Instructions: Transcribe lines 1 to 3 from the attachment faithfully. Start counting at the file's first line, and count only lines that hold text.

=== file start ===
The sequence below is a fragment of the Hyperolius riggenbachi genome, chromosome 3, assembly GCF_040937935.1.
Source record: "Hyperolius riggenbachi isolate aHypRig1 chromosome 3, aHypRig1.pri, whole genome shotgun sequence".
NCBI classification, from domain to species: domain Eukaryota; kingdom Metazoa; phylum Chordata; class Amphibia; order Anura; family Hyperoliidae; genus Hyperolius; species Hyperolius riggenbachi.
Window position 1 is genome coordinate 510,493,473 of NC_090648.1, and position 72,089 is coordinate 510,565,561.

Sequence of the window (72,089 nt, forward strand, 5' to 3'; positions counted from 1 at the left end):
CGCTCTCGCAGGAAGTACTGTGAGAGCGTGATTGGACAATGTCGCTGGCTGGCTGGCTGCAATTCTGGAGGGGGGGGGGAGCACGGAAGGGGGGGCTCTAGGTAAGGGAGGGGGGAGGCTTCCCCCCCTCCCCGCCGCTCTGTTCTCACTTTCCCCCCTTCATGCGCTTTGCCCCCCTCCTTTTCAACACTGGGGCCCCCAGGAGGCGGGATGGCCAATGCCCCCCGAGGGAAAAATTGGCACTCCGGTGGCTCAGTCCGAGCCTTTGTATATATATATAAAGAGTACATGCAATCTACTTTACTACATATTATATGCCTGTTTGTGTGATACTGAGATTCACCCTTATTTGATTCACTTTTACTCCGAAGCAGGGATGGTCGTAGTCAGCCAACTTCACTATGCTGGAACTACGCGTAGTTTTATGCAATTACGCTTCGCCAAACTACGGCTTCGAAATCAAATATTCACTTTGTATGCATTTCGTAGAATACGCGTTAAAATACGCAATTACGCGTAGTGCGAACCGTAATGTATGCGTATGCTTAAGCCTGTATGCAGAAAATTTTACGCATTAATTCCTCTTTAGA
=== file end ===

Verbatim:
The sequence below is a fragment of the Hyperolius riggenbachi genome, chromosome 3, assembly GCF_040937935.1.
Source record: "Hyperolius riggenbachi isolate aHypRig1 chromosome 3, aHypRig1.pri, whole genome shotgun sequence".
NCBI classification, from domain to species: domain Eukaryota; kingdom Metazoa; phylum Chordata; class Amphibia; order Anura; family Hyperoliidae; genus Hyperolius; species Hyperolius riggenbachi.